• If they have them, US carriers are the least likely to indicate that a surcharge is included or to specify an amount. Continental was unique in the ability to find a specific amount.
  • Unlike the UA/LH earlier example, when the $1079.27 fare DEN/LHR is booked on the American Airlines site (instead of BA), the base fare is shown as $1115 (with unspecified surcharges included) plus taxes on USD210.10, resulting in a total of USD1317.10; or 18% more for the same seat booked on the partner’s site.

Transparency a problem

The battle between American Airlines and the GDS suppliers has focused attention on issues of transparency and the inability of consumers to identify fares, charges and other components. While that discussion is primarily centered on the US market, it is equally clear that there is often little information available as to just how international fares are concocted.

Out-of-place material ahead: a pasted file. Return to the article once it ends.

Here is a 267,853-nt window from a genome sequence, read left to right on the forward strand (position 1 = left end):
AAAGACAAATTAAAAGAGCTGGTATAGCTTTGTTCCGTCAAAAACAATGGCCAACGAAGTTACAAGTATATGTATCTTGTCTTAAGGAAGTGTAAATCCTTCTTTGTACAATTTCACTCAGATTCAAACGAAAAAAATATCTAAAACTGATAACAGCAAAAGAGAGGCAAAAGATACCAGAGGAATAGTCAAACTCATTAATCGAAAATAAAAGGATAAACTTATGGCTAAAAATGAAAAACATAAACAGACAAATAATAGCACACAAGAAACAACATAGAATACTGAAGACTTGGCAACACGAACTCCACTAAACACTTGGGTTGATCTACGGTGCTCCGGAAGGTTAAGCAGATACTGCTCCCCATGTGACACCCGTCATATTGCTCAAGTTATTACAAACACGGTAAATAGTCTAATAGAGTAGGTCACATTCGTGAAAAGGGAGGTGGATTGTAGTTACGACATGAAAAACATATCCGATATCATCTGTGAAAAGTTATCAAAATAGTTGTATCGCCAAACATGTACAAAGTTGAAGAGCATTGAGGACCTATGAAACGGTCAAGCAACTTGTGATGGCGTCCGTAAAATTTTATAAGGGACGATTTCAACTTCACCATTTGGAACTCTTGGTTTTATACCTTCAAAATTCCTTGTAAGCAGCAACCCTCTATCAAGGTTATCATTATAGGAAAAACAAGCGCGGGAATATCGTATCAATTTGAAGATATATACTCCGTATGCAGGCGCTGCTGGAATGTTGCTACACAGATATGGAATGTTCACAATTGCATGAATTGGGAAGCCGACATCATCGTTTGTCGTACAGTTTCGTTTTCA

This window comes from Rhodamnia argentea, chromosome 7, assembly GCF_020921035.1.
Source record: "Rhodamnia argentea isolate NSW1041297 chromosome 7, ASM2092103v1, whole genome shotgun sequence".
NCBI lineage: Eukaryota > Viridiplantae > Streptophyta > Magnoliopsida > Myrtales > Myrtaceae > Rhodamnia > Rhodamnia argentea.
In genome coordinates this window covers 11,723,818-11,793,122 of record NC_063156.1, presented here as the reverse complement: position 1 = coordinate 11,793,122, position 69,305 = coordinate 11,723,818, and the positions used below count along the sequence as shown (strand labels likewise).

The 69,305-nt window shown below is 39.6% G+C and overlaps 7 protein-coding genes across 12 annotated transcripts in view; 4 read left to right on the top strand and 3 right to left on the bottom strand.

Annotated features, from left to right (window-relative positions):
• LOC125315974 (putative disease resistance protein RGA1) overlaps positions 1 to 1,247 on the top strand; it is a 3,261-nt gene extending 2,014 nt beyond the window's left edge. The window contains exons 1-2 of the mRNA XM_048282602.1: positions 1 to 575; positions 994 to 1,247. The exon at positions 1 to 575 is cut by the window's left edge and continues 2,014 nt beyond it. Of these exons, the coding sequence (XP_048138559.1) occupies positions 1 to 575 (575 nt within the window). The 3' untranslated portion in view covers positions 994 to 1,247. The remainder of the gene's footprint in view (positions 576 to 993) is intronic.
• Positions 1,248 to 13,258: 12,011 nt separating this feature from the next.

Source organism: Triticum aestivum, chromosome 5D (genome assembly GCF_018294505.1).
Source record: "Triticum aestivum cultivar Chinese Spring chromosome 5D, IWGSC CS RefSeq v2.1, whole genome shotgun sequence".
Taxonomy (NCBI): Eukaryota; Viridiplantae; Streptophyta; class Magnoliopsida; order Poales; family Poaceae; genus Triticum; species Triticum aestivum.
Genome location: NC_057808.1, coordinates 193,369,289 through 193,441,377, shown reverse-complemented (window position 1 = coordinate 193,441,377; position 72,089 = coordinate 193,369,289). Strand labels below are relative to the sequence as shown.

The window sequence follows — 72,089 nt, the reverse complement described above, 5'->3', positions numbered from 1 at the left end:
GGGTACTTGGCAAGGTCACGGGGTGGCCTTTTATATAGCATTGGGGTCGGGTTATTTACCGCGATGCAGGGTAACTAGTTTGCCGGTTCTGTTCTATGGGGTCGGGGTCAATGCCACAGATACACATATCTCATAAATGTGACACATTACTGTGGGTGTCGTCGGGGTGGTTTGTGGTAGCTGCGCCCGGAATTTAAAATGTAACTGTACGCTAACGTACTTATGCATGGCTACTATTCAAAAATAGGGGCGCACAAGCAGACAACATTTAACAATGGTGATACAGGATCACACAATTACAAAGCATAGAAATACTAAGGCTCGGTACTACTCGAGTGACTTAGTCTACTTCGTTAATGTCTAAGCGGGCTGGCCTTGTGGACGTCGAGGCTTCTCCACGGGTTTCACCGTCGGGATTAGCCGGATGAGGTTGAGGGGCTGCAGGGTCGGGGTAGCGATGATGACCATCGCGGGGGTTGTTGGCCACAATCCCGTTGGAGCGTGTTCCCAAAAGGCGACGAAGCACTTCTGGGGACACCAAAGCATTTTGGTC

If carriers continue to experience rising fuel prices, the need to increase fares will not be far behind. While competition will hold any attempt at outrageous increases in check, the ability of ordinary consumers to understand the pricing system may be further compromised.

The industry is once again faced with a conundrum in that it must cover its costs and still attract customers with higher fares. Doing that in a reasonable and forthright manner, easily understood by potential travelers, will be challenging.